Where Do You Find The Strength?

I surreptitiously dab my eyes again as the vet tells me that I can stop giving her the antibiotics that were just prescribed just 2 days ago. She points at the gray blobs on the x-ray images on the small outdated monitor and keeps talking.

I try desperately to focus, to pay attention, to come up with that right questions, or at least that one that I know I’ll be kicking myself later for not asking about.


I feel confused, overwhelmed, shaky
. I believe “freaked out” is the medical term for my condition.

The tears come, partly in response to this, partly in an unreasonable anger at the need for this third visit in a week, for the vagueness of the answers, for the lack of certainty. I desperately want some certainty right now, something to hold on to.


How can I find the strength to deal with this?

My fur baby, Mippy, is sick.  She’s a gorgeous 11-year-old domestic long-hair who’s been overgrooming to where her back paws, instead of sporting her usual glorious pantaloons, stick out like sickly sticks.

After getting a long-acting steroid shot, she got a nasty cold and then 2 days ago he stopped eating, and her breath started coming out in a tortured wheeze. And now they’re pointing at a suspicious mass in her belly.

“This is too much, I can’t do this…” runs through my head.

“I’ll send a referral for an ultrasound” says the doctor.


I’m wrung out in a way I wasn’t even aware of.
 Mip’s been my constant companion, the often silly and occasionally demanding buddy of my home life.

She likes to sit on the arm rest of my sofa when I’m there and purr up a storm, and she comes running to meow along with me whenever I break out in song.


“Where does the strength to go on, to keep going come from?”
I ask myself, as I get back into the car and head toward home, exhausted, trying to avoid the potholes in the poorly paved dusky city roads.


And then it hits me. We make the strength, we choose it
. And that is what I must do.

The strength to go on Isn’t a thing that falls on us from out of the sky, and it’s not a latent virtue to summon up. It is a choice, an active decision, an in-drawn determined breath.


Strength is a verb.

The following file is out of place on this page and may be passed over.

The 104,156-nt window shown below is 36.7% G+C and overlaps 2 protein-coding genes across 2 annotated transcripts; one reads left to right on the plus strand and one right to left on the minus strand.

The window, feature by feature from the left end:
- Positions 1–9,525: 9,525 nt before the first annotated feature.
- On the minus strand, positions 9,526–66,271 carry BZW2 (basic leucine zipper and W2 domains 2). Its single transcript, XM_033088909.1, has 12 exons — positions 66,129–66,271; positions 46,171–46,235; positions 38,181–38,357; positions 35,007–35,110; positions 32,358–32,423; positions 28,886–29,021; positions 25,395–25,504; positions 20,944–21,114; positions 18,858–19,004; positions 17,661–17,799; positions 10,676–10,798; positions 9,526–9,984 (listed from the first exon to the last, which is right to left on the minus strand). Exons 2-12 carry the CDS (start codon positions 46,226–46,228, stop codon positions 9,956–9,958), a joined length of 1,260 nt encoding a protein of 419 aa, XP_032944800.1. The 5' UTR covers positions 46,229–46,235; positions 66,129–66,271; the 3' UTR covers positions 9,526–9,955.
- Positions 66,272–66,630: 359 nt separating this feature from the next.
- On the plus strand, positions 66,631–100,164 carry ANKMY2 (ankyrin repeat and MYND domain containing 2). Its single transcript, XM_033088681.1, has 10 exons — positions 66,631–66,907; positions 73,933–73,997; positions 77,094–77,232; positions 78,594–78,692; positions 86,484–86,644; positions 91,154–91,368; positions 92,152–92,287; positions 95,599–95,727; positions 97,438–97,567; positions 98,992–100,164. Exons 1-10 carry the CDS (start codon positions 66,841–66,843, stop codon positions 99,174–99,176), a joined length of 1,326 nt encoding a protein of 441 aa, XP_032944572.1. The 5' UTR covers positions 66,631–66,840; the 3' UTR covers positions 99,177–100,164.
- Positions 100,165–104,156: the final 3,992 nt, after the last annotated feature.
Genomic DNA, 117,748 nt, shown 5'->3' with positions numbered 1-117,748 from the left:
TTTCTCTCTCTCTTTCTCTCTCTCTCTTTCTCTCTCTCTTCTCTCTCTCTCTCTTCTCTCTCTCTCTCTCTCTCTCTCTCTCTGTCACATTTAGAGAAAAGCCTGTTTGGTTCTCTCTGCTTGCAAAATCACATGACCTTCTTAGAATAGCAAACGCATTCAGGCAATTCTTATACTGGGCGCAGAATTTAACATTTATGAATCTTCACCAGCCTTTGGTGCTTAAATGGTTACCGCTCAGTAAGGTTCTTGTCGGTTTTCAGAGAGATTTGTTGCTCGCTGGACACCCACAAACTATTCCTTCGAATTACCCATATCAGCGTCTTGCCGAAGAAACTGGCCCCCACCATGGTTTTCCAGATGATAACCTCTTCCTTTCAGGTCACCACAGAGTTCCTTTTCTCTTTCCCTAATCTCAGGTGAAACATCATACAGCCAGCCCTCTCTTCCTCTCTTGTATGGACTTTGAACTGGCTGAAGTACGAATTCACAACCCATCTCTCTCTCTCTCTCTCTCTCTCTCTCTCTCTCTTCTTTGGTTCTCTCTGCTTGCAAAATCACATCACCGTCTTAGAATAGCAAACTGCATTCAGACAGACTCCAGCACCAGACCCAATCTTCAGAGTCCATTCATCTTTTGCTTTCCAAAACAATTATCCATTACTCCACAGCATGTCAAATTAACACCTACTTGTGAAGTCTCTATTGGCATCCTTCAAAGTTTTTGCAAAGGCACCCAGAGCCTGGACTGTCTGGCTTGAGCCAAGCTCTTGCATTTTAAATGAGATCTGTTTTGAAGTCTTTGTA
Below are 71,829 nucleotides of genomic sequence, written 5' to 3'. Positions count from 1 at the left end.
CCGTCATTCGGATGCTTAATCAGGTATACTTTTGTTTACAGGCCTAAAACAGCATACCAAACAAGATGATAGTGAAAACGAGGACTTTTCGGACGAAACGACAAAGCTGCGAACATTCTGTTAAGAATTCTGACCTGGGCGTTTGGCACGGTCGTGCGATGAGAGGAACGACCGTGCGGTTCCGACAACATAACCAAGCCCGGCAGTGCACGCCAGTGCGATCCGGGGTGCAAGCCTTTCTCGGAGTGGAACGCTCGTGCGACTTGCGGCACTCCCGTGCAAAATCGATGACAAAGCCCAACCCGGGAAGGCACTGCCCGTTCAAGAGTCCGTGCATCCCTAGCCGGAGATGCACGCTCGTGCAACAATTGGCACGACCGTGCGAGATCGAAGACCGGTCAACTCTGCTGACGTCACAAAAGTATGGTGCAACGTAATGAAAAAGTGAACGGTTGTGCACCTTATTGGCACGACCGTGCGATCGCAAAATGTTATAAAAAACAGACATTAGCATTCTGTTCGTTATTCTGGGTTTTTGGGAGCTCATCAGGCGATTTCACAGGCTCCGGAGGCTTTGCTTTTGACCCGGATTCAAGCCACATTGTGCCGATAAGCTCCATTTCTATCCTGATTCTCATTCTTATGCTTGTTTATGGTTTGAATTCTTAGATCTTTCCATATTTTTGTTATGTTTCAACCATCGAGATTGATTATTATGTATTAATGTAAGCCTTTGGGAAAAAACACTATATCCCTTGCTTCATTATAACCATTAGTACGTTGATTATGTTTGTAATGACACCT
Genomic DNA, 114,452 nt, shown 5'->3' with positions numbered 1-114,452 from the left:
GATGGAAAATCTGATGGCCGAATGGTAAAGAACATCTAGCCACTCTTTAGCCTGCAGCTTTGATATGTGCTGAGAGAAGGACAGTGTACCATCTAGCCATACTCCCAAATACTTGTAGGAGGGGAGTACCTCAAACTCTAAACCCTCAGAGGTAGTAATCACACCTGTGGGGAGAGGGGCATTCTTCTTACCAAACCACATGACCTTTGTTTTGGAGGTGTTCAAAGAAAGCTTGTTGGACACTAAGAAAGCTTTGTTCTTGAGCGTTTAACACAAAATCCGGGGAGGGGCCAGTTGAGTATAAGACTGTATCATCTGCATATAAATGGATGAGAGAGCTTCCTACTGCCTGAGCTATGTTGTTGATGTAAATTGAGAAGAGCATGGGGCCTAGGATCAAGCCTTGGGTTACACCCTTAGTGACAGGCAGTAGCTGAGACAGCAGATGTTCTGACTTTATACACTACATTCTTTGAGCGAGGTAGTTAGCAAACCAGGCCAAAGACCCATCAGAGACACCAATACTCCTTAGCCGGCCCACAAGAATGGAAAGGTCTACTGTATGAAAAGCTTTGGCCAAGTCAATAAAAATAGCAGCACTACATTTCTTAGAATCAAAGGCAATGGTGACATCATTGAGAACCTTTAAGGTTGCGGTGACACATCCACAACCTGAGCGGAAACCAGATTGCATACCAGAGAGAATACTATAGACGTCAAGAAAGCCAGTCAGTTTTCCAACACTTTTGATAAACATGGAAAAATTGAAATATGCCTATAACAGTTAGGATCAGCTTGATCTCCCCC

And strength can look like crying. But then it also looks like taking a deep breath, letting it out slowly, and choosing to take the next step.

Yours in Strength,
Inna

Categories: Uncategorized.
  • Tracy Lassiter

    You continue because you have to. You have no choice. Of course you could fall apart, end up fetal on the floor or in an institution somewhere, but that wouldn’t serve Mip, it wouldn’t serve you, it wouldn’t serve anyone else who needs you right now. You find the strength because NOT finding it will make matters so much worse. You find the strength because you know to your core you’re NOT a quitter and you can give and give or go and go some more. You find the strength because you know you couldn’t live with yourself if you didn’t. You find the strength for now because you tell yourself you’ll have time to regroup, recover, rebuild “someday,” even if you never do. I’m sorry you’re going through a rough time — furbaby issues are some of the most important to me, so I SO get it. Keep on keepin’ on. We’re here.

    • Inna Nirenburg

      Tracy – so well said, and thank you so much for the well wishes. You’re right – we’re all so much stronger than we think we are, and can muster so much more of that amazing strength when we put our minds to it, make that conscious decision. I’ve certainly had times in my life when I wasn’t able to muster the strength for what I had to face, and was looking for it as some magical external prompt. This is a reminder to me that there IS nothing external, it all comes from me, a small but profound shift in my thinking and mindset. And also that I’m not along, that many others have traveled the road before me, and many are here to lend a physical or emotional hand. Thank you.